On last day of lawmaking: ‘If you thrive on chaos, you enjoy this time of year.’

Behind the scenes, there was likely lot of horse-trading going on as lawmakers and legislative leaders tried to deliver on legislative promises they made.

  • Jan Murphy, PennLive

There’s nothing like what is likely the last day of a two-year legislative session to see Pennsylvania’s government in action at the state Capitol.

Such was the case on Wednesday as state lawmakers tried to squeeze in final action on dozens of bills to get them on Gov. Tom Wolf’s desk — and avoid having to start over again in the next session, which begins in January.

Lobbyists were out in force through the morning and afternoon, making a last push for legislation that hadn’t yet made it across the finish line – everything from some liquor reforms to allowing 50/50 raffles at college athletic events and so much more.

Legislators popped in and out of closed-door caucus meetings and headed back to their offices when not on the House or Senate floor, avoiding people they didn’t want to see while getting the attention of those they did.

Reporters roamed the halls trying to dig up information on what the Senate was doing with the controversial child sex crimes bill as well as what other bills that would or wouldn’t see action before the day ended. Staffers were in overdrive, running around carrying piles of papers from one office to another.

And that is only what was visible in the hallways. Behind the scenes, no doubt, there was a lot of horse-trading going on as lawmakers and legislative leaders tried to deliver on legislative promises they made.

“If you thrive on chaos, you enjoy this time of year,” said Roy Afflerbach, who served in the House from 1983 to 1986 and Senate from 1987 to 1998 and is now a lobbyist. “People are coming in the office non-stop. There are rumors of rumors and you try to track down what might have some grain of fact to it.”

Dave Thomas, a former top House staffer who now owns his own lobbying outfit called the DT Firm of Lemoyne, said his day was spent “putting out real and fake fires. You got to chase every rumor down and confirm it’s just that. I think some people just do it for sport. They create mischief on the last days to cause other people headaches.”

He added with a sarcastic laugh, “I never did that though.”

One of the rumors rumbling through the Capitol on Wednesday was whether the Legislature would return after the Nov. 6 election and conduct more legislative business beyond electing new caucus leaders before the session officially ends on Nov. 30.

Tim Lambert / WITF

The state Capitol in Harrisburg (Tim Lambert/WITF)

But lobbyists and other special interests seemed to operate on the premise that would not be the case. They were not taking their foot off the gas pedal as they tried to get lawmakers to finish up business on various bills before they left town.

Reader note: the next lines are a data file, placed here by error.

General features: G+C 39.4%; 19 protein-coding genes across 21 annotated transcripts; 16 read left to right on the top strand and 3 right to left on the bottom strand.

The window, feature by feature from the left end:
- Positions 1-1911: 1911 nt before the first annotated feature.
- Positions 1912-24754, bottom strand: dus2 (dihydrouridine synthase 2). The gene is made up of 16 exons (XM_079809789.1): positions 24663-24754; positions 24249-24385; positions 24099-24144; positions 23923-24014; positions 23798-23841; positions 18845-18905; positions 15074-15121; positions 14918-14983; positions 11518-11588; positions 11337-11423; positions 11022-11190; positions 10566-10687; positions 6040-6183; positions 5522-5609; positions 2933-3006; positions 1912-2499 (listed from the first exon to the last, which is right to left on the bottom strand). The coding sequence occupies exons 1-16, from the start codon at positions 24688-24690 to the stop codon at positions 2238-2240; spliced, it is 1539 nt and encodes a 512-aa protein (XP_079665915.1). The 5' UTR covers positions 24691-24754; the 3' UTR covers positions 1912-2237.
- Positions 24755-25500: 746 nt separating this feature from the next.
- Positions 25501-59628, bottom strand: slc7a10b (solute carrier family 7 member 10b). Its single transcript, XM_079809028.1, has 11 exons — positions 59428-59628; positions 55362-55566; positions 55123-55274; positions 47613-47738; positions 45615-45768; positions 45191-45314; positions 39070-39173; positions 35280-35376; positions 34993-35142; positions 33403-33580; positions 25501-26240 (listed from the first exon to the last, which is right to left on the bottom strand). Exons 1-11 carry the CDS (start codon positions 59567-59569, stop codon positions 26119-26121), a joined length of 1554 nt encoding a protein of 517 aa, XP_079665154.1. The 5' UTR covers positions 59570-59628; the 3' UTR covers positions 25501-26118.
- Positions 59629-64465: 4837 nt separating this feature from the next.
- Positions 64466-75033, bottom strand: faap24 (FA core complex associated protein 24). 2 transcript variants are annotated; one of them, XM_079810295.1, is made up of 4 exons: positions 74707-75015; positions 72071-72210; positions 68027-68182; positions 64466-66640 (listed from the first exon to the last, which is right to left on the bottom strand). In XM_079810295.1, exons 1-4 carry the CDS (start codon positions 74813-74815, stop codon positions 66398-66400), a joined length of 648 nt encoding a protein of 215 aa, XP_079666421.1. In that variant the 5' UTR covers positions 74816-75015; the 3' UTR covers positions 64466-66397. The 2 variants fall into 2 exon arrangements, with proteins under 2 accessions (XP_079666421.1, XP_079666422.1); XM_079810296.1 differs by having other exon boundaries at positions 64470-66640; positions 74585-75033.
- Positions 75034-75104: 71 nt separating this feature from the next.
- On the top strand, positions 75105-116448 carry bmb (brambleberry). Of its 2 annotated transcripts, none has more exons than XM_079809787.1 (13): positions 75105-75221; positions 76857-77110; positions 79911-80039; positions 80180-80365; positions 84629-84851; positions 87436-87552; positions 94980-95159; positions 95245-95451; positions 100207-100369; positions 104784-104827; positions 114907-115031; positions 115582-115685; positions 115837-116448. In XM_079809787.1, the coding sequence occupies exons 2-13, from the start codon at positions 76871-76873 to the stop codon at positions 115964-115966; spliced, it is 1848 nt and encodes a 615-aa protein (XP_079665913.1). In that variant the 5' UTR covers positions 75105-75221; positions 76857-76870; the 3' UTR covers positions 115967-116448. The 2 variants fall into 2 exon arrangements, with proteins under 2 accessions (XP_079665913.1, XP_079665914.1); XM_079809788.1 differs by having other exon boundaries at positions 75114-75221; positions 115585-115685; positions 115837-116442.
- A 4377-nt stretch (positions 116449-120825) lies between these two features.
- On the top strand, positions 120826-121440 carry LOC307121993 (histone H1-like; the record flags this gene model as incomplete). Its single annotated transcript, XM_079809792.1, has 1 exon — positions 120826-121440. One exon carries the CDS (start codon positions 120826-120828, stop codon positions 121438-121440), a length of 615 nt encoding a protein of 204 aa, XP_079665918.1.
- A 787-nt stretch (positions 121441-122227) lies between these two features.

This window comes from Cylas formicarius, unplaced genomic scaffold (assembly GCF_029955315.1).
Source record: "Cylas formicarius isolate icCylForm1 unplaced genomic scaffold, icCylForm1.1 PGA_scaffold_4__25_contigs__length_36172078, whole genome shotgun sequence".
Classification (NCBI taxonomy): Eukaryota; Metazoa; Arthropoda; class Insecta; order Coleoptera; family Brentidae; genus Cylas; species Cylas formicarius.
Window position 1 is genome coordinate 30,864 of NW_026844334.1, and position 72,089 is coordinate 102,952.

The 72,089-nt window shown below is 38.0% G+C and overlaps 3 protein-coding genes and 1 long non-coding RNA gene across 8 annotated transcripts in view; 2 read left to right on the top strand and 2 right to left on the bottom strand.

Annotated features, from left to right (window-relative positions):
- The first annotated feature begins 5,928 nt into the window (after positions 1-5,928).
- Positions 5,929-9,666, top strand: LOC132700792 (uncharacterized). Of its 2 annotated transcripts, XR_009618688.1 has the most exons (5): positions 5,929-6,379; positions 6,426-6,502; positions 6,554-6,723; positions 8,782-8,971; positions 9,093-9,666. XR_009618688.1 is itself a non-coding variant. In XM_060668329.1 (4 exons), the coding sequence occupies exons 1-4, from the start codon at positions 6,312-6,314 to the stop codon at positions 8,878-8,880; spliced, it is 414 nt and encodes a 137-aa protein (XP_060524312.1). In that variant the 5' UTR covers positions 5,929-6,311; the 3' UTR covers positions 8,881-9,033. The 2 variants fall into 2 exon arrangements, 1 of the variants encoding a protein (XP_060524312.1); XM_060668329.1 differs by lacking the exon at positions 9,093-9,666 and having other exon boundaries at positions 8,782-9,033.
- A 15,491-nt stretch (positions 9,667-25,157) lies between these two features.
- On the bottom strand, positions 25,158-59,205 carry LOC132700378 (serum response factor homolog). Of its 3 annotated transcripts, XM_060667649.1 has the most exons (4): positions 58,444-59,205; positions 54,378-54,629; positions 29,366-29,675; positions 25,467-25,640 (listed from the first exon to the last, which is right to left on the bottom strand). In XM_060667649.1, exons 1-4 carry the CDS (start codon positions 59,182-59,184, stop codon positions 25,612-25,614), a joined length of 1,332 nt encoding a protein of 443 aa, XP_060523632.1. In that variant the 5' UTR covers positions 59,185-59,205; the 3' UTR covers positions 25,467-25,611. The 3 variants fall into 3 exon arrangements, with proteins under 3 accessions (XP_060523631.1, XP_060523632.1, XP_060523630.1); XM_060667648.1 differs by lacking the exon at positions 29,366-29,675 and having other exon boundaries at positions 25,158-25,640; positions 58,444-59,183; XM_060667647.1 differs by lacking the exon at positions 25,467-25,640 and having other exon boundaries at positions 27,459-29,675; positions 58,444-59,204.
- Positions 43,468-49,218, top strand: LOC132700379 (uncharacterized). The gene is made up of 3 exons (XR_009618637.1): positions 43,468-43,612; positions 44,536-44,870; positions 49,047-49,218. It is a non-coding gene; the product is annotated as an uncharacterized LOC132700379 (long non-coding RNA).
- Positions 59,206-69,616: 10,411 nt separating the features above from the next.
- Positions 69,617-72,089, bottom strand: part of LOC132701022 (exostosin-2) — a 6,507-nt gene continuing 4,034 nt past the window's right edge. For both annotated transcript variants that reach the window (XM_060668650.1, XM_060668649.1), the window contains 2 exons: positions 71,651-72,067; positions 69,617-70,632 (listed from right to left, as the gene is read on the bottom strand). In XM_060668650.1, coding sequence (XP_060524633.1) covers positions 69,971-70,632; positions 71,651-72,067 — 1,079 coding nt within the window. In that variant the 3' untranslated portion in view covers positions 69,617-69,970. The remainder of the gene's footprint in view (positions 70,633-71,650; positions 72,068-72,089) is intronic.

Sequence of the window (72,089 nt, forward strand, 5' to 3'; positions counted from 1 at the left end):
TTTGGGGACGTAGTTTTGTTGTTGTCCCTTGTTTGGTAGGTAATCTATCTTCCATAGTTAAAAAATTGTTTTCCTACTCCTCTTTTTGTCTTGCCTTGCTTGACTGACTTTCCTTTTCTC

Kristen Tullo, Pennsylvania State Director of the Humane Society of the United States, was hanging out in a hallway outside the room where Senate Republicans were huddled in a private meeting, keeping her fingers crossed an animal welfare bill she was pushing would cross the finish line.

“This is where you realize, anyone advocating in Harrisburg, for a cause whether your resilience continues to move the needle forward for the issues that you care about,” she said.

And if it doesn’t, she said the progress that was made during this session provides a foundation of support and awareness of an issue to build off of when it comes time to start over in the next legislative session.

Steve Crawford, president of Wojdak Government Relations, one of the state’s largest and most powerful lobbying firms with an office in Harrisburg, described the final legislative session day as similar to being a passenger on the Titanic where your fate was either be saved or be sunk.

“In some respects, it’s two years’ worth of work that either advances or prevents an issue overlaid with the looming election,” he said. “It’s a pretty intense time.”

Sen. Mario Scavello, R-Monroe County, said he had no more time for lobbyists. He had his own legislation he was working to get across the finish line.

“I amended a couple of bills to get my language in because you know there’s no second chance,” he said. “So I’ve been running back and forth so either myself or a [House member] will add my amendment. Of course, I do the same for the representative in the House. It’s worked out real well.”

Longtime lobbyist Dennis Walsh of the Bravo Group, another Harrisburg lobbying and communications firm, said what makes days like this so hard are the shifting sands. One minute, a vote on a bill can look like a go and then the next, it hits a roadblock because something unrelated went awry.

“So we’re in the funnel and the funnel gets crowded,” he said. “What pops out at the end of the funnel is hard to guess.”

Talking about what might emerge from that legislative funnel is what kept lobbyists and other interested parties occupied as they waited around to see what the final hours of lawmaking in  the 2017-18 session might produce.

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